Freeman has also portrayed more than his share of military men, playing Sgt. Major John Rawlins in the sprawling war epic Glory, General Billy Ford in the thriller Outbreak and Col. Abraham Curtis (of the memorably bizarre eyebrows) in the notoriously bad Stephen King adaptation Dreamcatcher. Freeman has played a handful of notable real-life figures over the course of his career as well, including Malcolm X in an early-career TV movie and Nelson Mandela in Clint Eastwood’s Invictus. Freeman has five Oscar nominations, winning Best Supporting Actor in 2005 for Eastwood’s Million Dollar Baby.
With Marshall garnering good reviews, Hudlin is a director gaining steam in Hollywood, and his Powell biopic with Freeman in the lead is sure to be on a lot of people’s radar screens as a possible awards contender when it arrives in theaters.
Denzel Washington’s Roman J. Israel, Esq. Has Been Re-Edited
The Denzel Washington-led legal drama Roman J. Israel, Esq. has undergone a significant re-edit, following its premiere on the film festival circuit. Starring as the titular character, Washington portrays an altruistic lawyer who fights for the downtrodden with a relentless, aggressive style, until his firm dissolves after the sudden death of his law partner. Colin Farrell also stars as a hotshot attorney who lures Israel into a more materialistic, and even dangerous, lifestyle.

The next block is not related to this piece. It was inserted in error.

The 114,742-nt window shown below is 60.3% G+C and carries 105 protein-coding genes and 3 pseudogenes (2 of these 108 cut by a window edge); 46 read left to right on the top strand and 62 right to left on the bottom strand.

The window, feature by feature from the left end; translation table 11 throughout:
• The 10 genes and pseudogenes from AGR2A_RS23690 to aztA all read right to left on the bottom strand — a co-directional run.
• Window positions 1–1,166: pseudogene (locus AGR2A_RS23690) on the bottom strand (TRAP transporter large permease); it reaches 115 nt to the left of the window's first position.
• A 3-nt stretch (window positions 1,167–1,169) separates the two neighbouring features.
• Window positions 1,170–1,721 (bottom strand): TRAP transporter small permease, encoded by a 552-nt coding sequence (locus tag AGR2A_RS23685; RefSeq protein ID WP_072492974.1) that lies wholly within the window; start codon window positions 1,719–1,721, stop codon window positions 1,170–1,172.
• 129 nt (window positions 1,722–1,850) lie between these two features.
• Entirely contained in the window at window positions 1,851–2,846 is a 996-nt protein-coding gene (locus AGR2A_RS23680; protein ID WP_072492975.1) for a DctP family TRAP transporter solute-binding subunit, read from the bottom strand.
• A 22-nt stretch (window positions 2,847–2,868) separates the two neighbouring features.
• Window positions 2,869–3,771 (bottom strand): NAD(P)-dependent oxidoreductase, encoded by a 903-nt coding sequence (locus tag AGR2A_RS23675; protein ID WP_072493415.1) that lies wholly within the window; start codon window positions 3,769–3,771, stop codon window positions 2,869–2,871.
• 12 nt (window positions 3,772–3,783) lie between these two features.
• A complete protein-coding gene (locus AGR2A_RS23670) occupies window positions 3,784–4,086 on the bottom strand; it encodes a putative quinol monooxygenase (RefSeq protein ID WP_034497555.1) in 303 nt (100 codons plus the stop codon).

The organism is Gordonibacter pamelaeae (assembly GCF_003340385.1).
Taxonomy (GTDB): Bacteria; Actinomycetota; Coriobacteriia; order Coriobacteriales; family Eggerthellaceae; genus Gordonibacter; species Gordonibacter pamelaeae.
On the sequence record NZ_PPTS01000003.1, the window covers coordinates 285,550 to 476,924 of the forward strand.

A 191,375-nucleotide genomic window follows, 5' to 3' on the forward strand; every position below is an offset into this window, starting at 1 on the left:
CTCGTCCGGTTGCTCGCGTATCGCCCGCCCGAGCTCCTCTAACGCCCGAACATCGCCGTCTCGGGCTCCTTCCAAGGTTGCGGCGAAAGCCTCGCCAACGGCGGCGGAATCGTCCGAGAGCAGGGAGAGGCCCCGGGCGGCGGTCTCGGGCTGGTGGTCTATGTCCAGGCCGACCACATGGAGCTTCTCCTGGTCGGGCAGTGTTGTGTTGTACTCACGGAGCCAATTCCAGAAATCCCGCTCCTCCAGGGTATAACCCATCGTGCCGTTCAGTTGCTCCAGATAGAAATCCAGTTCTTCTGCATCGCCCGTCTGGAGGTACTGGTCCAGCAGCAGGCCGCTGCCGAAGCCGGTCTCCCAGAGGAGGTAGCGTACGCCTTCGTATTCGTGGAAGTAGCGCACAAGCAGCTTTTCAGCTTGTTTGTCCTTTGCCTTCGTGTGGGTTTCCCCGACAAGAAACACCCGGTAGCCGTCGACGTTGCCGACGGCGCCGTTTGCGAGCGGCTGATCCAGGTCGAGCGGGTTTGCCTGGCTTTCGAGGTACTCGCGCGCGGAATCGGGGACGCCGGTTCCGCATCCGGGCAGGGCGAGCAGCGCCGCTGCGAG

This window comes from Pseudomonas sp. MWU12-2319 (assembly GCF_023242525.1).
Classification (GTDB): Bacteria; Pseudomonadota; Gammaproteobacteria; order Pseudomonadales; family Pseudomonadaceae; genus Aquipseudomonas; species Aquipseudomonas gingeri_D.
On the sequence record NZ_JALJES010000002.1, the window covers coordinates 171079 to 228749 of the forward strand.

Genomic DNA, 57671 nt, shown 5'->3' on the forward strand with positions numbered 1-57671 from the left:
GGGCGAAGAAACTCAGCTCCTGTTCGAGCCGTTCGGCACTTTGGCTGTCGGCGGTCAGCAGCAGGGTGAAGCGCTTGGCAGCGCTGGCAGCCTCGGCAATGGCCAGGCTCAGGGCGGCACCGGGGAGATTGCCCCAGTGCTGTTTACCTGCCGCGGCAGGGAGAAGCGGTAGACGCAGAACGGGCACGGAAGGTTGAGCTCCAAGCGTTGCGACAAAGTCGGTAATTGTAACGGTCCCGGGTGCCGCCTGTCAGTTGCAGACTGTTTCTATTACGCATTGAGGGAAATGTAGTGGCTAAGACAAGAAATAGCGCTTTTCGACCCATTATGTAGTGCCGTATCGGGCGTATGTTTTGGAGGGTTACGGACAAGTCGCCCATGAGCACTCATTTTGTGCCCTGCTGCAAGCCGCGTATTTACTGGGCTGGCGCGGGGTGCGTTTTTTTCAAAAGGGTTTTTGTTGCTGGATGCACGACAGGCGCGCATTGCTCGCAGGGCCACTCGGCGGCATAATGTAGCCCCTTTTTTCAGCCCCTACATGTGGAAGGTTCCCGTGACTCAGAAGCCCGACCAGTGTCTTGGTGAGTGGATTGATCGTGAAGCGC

The official trailer for Roman J. Israel, Esq. hints at this crises of conscience, and an unethical choice for personal gain that backfires on Israel in a big way. Unfortunately for the cast and writer/director Dan Gilroy (Nightcrawler), the film’s debut at the 2017 Toronto International Film Festival in September displayed some of the same disjointed trajectory as the trailer. The movie was met with mixed reviews, with critics uncertain of the true meaning and direction of the story.
That reception wasn’t a total surprise to Gilroy, however. In an interview with Deadline, the director reveals that the desire to exhibit at TIFF meant essentially going right from the cutting room to the festival. After the premiere, Gilroy and the film’s star realized they needed to re-focus the plot:
“We re-conceived the balance of the movie, in crucial sections. The day after Toronto, Denzel and I went back into the cutting room and spent weeks making changes. Not just to the pacing. We reordered scenes, we changed elements, particularly with Colin’s character.”